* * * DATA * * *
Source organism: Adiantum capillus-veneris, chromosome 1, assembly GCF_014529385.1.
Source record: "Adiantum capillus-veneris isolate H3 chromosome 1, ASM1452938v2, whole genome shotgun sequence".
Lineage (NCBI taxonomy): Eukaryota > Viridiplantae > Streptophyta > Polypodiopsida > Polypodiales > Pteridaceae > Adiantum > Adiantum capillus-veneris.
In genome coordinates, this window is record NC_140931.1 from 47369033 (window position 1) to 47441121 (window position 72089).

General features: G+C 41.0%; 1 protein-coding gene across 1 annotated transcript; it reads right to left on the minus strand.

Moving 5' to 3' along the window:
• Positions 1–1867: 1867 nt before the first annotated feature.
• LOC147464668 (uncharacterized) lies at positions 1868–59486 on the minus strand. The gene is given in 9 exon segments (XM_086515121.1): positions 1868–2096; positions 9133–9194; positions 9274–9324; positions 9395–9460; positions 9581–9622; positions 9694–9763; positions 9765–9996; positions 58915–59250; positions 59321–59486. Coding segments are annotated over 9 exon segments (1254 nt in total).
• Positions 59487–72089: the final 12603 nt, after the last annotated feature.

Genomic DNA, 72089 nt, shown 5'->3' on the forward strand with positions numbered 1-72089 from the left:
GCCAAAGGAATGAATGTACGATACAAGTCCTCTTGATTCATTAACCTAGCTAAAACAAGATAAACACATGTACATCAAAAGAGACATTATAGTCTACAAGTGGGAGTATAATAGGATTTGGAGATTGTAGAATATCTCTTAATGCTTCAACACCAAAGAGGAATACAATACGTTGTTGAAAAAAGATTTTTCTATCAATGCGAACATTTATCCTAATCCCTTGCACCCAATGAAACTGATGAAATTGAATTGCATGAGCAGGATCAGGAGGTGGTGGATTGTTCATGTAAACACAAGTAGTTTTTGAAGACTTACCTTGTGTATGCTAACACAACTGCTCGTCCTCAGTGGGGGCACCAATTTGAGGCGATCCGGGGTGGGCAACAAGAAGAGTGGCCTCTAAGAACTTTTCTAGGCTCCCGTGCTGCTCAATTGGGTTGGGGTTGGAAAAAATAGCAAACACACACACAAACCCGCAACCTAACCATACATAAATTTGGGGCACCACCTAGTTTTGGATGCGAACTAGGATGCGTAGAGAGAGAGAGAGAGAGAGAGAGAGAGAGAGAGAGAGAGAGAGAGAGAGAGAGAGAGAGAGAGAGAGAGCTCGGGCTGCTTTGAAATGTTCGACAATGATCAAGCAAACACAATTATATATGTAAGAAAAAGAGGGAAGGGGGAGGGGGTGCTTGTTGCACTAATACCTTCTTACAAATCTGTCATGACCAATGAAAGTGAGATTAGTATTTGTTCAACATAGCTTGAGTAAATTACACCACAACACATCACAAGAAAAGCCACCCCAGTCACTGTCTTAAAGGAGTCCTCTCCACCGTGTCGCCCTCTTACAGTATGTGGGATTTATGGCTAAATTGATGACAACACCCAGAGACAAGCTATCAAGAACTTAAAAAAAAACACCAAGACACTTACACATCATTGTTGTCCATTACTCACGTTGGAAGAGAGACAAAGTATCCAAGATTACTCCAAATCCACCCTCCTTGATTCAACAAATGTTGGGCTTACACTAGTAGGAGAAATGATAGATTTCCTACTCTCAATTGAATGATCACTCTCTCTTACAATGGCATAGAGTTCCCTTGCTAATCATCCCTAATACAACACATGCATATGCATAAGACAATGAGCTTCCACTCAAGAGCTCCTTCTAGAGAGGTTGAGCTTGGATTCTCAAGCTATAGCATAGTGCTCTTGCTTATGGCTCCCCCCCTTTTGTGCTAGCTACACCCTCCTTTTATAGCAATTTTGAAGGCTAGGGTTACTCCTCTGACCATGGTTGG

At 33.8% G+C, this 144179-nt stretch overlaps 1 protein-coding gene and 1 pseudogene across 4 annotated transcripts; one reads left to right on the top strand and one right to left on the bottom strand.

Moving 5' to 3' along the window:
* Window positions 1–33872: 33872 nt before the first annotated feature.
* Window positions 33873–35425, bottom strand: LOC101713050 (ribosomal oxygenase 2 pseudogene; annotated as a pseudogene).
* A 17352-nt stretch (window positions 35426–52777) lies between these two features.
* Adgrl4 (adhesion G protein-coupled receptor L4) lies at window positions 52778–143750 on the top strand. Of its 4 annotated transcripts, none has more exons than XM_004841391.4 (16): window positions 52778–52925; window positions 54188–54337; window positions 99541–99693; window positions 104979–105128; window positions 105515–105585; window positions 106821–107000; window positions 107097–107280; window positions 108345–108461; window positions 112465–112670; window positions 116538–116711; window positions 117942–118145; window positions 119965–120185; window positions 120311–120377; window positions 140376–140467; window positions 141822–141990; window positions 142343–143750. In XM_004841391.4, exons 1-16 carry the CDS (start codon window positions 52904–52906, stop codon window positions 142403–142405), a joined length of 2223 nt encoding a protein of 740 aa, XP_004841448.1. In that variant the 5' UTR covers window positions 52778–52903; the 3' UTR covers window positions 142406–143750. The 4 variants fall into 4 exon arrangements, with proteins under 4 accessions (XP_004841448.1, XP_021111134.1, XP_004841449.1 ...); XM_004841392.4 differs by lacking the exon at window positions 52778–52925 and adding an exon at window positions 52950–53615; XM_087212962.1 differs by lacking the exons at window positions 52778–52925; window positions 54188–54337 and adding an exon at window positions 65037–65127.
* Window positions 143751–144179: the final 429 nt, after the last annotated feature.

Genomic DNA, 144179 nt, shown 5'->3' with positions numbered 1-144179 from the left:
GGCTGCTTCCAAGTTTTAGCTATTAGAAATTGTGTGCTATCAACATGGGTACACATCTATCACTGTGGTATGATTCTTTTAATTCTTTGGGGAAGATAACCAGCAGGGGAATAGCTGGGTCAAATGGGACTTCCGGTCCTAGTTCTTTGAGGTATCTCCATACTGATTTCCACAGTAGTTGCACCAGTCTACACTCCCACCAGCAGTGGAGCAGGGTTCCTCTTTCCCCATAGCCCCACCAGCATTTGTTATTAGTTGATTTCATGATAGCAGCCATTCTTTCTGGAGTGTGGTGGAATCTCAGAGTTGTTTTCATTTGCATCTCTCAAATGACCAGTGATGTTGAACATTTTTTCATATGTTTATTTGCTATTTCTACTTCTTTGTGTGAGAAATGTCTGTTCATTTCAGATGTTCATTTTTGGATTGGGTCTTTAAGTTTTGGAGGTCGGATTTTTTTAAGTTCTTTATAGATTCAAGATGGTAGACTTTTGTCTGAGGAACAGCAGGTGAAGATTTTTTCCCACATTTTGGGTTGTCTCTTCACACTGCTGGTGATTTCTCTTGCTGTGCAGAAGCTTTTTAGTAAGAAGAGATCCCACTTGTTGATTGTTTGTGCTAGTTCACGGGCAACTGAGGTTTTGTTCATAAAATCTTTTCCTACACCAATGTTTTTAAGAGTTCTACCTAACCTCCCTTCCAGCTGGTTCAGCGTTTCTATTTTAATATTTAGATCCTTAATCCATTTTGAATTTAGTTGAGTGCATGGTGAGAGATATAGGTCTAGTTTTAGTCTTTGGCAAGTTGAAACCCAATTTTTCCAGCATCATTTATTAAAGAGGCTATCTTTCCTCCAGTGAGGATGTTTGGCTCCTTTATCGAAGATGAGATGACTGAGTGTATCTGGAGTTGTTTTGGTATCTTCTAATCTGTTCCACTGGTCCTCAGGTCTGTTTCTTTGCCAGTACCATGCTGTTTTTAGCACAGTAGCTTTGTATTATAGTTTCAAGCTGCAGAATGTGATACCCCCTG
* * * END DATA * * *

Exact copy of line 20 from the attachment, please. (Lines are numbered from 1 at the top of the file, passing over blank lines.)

GGCTGCTTCCAAGTTTTAGCTATTAGAAATTGTGTGCTATCAACATGGGTACACATCTATCACTGTGGTATGATTCTTTTAATTCTTTGGGGAAGATAACCAGCAGGGGAATAGCTGGGTCAAATGGGACTTCCGGTCCTAGTTCTTTGAGGTATCTCCATACTGATTTCCACAGTAGTTGCACCAGTCTACACTCCCACCAGCAGTGGAGCAGGGTTCCTCTTTCCCCATAGCCCCACCAGCATTTGTTATTAGTTGATTTCATGATAGCAGCCATTCTTTCTGGAGTGTGGTGGAATCTCAGAGTTGTTTTCATTTGCATCTCTCAAATGACCAGTGATGTTGAACATTTTTTCATATGTTTATTTGCTATTTCTACTTCTTTGTGTGAGAAATGTCTGTTCATTTCAGATGTTCATTTTTGGATTGGGTCTTTAAGTTTTGGAGGTCGGATTTTTTTAAGTTCTTTATAGATTCAAGATGGTAGACTTTTGTCTGAGGAACAGCAGGTGAAGATTTTTTCCCACATTTTGGGTTGTCTCTTCACACTGCTGGTGATTTCTCTTGCTGTGCAGAAGCTTTTTAGTAAGAAGAGATCCCACTTGTTGATTGTTTGTGCTAGTTCACGGGCAACTGAGGTTTTGTTCATAAAATCTTTTCCTACACCAATGTTTTTAAGAGTTCTACCTAACCTCCCTTCCAGCTGGTTCAGCGTTTCTATTTTAATATTTAGATCCTTAATCCATTTTGAATTTAGTTGAGTGCATGGTGAGAGATATAGGTCTAGTTTTAGTCTTTGGCAAGTTGAAACCCAATTTTTCCAGCATCATTTATTAAAGAGGCTATCTTTCCTCCAGTGAGGATGTTTGGCTCCTTTATCGAAGATGAGATGACTGAGTGTATCTGGAGTTGTTTTGGTATCTTCTAATCTGTTCCACTGGTCCTCAGGTCTGTTTCTTTGCCAGTACCATGCTGTTTTTAGCACAGTAGCTTTGTATTATAGTTTCAAGCTGCAGAATGTGATACCCCCTG